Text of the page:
22. Just catching up on this now… Tim had a similar complaint about a move I wrote for a Pirate CC called Letter of Marque, that gave a character leverage in the form of political connections. So, perhaps I should specify when and how this leverage can be used. How about, “when you are negotiating terms of a temporary truce”, then you’ve got leverage, because a letter of marque gives you that authority.

    I read a similar discussion on Burning Wheel’s Duel of Wits. It comes down to social skills acting almost like mind control to make people do what you want. I would argue here that Parley requires both parties to stop fighting and negotiate with one another in good faith for at least a few minutes. Shouting, “Surrender or I’ll cut off your head” isn’t a Parley. I’d almost call it closer to Defying Danger with CHA. With Parley, the other party should have the opportunity to not engage. 

  23. I think it is valid to state in a parley move “If it fits the fiction”. Let’s say you have something cool that gives you leverage in some instances, like you are a celebrity and fans want your autograph. You can usually use that as leverage, until you meet a person who has never heard of you (Like  that dude in Notting Hill). The GM can simply veto your move and say, “Sorry, this dude has never heard of you!” of even “This dude saw your movie and hates your guts! Take -1 on your roll…”

  24. As many of you are aware, in apocalypse world the violent parley move is called “Go aggro”. The idea being that you threaten someone to do something. What’s cool about this move, is that it doesn’t dictate the enemy’s actions. It gives them a choice, “Do what I say, or take …” (A bullet to the head, a shotgun to the stomach, a knife to the throat.. whatever).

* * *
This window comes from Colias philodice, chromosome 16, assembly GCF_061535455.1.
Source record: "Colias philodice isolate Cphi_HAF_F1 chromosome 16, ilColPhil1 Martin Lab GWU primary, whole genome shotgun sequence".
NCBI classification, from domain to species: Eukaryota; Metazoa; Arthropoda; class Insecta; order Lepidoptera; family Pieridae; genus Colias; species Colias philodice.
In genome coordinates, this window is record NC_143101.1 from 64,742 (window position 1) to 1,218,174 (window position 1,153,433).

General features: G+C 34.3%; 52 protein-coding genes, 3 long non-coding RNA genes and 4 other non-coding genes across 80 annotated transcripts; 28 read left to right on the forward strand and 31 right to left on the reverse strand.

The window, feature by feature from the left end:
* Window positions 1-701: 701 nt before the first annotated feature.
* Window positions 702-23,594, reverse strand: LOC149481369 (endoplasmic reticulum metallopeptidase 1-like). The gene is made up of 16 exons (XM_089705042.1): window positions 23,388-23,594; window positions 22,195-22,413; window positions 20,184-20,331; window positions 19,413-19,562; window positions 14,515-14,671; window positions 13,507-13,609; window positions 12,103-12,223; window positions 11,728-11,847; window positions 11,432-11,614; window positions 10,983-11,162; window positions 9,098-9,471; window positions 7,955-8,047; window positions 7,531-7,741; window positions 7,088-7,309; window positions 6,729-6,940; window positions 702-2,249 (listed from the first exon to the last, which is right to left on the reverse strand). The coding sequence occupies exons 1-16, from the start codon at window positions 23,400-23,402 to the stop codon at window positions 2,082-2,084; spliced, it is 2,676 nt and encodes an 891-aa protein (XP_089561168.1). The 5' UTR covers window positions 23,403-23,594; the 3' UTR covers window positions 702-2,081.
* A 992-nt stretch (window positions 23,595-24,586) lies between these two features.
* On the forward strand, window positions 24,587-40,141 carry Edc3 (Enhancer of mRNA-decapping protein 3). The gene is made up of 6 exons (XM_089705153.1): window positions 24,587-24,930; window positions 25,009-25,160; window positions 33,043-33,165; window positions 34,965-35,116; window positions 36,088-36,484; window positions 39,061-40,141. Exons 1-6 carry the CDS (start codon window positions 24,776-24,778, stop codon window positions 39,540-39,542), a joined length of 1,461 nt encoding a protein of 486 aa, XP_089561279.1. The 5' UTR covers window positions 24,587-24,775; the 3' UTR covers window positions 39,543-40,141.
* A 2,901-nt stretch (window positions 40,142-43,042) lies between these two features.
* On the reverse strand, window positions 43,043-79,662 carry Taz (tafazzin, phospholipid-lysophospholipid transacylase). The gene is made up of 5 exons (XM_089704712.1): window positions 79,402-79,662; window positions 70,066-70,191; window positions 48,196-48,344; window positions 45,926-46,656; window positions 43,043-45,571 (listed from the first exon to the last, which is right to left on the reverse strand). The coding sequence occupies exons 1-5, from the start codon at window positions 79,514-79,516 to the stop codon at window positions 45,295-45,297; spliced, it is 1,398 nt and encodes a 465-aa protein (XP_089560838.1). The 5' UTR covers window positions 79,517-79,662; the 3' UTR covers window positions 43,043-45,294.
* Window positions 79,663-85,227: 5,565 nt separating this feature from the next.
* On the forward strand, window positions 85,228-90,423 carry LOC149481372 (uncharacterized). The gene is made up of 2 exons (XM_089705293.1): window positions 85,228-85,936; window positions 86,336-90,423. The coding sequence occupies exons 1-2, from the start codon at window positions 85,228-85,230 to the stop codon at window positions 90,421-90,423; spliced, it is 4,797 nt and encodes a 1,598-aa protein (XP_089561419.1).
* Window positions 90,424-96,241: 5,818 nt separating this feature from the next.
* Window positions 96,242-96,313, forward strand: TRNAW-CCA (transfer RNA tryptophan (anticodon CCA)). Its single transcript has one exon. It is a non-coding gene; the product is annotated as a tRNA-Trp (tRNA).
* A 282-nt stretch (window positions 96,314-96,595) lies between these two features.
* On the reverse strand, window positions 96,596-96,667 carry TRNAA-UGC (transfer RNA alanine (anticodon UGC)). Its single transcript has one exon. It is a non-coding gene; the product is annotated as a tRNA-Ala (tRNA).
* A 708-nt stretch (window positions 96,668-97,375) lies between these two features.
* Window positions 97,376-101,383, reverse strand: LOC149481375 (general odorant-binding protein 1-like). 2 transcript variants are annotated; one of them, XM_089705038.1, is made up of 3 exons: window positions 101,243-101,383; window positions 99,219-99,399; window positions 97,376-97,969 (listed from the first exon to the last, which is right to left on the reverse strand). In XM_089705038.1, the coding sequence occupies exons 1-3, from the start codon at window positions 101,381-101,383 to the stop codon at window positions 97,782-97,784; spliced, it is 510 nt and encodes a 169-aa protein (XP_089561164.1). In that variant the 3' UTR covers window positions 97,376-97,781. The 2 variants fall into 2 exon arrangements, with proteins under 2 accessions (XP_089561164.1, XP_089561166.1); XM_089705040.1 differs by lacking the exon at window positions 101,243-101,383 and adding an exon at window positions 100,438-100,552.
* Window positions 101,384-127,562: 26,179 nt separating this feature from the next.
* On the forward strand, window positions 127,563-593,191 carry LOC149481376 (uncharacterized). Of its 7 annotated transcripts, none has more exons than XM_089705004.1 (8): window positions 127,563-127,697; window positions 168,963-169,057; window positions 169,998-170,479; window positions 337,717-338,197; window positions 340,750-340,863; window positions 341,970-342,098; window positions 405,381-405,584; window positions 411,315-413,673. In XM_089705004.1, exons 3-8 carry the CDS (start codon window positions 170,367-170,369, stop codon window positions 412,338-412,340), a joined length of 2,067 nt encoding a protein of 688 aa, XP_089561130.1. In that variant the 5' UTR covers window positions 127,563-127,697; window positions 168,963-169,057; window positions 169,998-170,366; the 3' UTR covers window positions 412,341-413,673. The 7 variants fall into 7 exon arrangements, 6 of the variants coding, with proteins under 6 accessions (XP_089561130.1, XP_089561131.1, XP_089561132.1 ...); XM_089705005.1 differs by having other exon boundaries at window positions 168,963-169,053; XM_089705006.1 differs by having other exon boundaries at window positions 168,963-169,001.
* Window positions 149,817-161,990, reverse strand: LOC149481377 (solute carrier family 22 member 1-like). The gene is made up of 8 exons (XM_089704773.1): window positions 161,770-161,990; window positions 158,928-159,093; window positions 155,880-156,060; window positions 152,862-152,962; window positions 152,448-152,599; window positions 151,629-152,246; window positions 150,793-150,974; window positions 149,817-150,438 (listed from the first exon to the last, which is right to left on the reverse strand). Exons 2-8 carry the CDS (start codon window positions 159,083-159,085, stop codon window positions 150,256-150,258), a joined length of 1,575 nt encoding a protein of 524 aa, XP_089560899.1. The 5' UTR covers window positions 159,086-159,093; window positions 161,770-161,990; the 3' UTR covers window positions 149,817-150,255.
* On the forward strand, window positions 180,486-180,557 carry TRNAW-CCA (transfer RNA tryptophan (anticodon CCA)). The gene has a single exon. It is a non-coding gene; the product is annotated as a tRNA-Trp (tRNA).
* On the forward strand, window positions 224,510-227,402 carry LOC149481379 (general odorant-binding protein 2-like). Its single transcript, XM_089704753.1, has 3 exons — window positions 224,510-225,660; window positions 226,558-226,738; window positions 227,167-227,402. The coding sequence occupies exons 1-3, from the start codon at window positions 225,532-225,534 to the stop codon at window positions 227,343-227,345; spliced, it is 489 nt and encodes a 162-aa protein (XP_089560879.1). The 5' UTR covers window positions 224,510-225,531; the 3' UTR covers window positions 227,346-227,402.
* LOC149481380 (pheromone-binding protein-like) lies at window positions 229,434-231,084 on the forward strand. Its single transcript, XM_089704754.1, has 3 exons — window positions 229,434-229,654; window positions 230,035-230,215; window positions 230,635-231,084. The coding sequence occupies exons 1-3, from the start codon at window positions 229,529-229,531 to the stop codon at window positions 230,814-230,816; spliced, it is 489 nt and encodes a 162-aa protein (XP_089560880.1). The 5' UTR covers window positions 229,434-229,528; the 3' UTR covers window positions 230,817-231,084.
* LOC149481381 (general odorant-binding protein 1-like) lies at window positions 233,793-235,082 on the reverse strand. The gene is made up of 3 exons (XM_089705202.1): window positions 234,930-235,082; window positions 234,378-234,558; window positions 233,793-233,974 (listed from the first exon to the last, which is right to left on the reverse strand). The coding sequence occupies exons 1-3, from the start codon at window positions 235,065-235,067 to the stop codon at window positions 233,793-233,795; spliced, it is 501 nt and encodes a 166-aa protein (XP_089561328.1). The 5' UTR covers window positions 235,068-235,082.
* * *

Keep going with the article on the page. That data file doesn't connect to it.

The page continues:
Similarly, AW has good rules in place for manipulating with other PC characters, causing them to have to act under fire and/or gain XP. I think if you can write a move and say “would this be fair to use on another PC” and it passes, you’re working towards a good move in this regard.

  25. I’m with Johnstone Metzger, we tried (succeeded, maybe?) to never write a move that said what leverage was. Even the Fighter move that lets you use Str to Parley is predicated on you having leverage based on threats of violence, not on threats of violence always being leverage. Look also at the Thief’s Wealth and Taste: that could easily become leverage, if you so choose, but it could also mean they fight you for it, or go off to buy one like it, etc.

  26. Yeah, even Wealth and Taste doesn’t automatically lead straight into another move, it just produces fiction. You still have to work out that fiction and have a back-and-forth exchange between players before you can determine if another move is triggered.

    I might be happier if the GM picked which NPC, but then again, it’s only easy to abuse as a player if you do it deliberately.